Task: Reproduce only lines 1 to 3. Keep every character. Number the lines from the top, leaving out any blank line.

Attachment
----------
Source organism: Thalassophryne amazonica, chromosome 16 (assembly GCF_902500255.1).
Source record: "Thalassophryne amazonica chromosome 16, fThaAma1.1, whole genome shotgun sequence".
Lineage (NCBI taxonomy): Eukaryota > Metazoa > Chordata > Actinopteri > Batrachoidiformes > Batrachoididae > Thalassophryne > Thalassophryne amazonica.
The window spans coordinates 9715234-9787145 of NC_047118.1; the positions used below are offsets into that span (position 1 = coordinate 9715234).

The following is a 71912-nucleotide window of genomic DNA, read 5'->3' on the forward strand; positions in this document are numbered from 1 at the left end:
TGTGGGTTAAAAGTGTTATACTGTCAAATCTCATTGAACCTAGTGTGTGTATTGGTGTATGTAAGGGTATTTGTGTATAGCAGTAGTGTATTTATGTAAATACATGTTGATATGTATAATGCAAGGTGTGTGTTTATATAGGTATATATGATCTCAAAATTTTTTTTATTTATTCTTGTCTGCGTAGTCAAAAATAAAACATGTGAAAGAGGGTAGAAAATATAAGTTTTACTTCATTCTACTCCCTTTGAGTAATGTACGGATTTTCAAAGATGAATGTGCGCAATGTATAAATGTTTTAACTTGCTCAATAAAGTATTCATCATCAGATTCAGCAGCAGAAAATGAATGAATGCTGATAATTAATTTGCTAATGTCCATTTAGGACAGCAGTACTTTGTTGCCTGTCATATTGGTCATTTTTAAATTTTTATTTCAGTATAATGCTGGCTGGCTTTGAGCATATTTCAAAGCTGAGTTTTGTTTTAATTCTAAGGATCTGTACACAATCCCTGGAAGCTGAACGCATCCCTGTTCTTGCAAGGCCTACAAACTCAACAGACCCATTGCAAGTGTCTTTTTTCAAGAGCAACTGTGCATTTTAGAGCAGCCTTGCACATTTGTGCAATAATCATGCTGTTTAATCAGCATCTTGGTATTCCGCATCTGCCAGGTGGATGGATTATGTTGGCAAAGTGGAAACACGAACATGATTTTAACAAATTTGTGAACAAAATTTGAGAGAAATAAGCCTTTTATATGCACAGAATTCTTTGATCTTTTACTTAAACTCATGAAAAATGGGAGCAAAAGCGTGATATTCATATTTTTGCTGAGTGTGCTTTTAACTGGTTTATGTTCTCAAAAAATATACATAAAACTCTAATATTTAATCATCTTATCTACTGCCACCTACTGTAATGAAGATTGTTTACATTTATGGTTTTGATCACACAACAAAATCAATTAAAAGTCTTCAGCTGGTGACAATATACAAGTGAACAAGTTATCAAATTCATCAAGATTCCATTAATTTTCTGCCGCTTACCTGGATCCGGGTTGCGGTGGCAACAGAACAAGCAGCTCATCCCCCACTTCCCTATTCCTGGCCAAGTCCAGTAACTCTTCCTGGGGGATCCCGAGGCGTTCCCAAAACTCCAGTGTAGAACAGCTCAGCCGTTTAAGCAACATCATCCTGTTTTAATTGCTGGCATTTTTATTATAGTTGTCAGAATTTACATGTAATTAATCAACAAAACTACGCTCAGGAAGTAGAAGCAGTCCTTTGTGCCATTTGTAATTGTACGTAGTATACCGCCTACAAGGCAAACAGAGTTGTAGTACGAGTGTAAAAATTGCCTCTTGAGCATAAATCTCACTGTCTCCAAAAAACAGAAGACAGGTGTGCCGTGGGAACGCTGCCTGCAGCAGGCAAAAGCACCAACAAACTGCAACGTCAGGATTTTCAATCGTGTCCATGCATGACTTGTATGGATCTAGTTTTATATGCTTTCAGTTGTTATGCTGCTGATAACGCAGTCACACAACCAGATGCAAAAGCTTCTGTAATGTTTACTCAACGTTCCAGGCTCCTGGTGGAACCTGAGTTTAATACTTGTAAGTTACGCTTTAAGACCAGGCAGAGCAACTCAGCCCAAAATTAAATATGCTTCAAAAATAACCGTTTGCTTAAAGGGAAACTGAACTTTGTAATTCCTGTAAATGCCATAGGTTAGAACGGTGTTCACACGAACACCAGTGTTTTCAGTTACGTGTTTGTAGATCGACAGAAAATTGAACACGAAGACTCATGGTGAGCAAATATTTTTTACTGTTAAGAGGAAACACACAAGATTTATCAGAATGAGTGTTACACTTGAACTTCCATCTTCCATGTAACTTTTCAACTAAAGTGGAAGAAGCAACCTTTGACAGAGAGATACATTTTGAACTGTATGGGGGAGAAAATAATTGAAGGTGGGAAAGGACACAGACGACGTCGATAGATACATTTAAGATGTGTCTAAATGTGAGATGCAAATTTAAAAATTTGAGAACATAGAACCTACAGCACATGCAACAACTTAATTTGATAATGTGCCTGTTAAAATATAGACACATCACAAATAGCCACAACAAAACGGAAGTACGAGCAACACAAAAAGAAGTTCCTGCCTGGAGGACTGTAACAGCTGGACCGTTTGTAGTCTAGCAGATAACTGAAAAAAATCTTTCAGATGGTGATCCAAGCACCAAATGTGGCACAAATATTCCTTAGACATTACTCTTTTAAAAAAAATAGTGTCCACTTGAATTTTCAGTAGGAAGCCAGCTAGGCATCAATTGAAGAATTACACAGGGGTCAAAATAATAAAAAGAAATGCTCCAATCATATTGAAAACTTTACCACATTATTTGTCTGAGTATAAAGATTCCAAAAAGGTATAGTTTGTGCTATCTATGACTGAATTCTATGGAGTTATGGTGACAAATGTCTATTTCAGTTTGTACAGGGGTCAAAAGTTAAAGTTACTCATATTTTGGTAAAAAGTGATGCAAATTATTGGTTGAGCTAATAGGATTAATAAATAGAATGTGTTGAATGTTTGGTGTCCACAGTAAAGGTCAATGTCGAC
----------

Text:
Source organism: Thalassophryne amazonica, chromosome 16 (assembly GCF_902500255.1).
Source record: "Thalassophryne amazonica chromosome 16, fThaAma1.1, whole genome shotgun sequence".
Lineage (NCBI taxonomy): Eukaryota > Metazoa > Chordata > Actinopteri > Batrachoidiformes > Batrachoididae > Thalassophryne > Thalassophryne amazonica.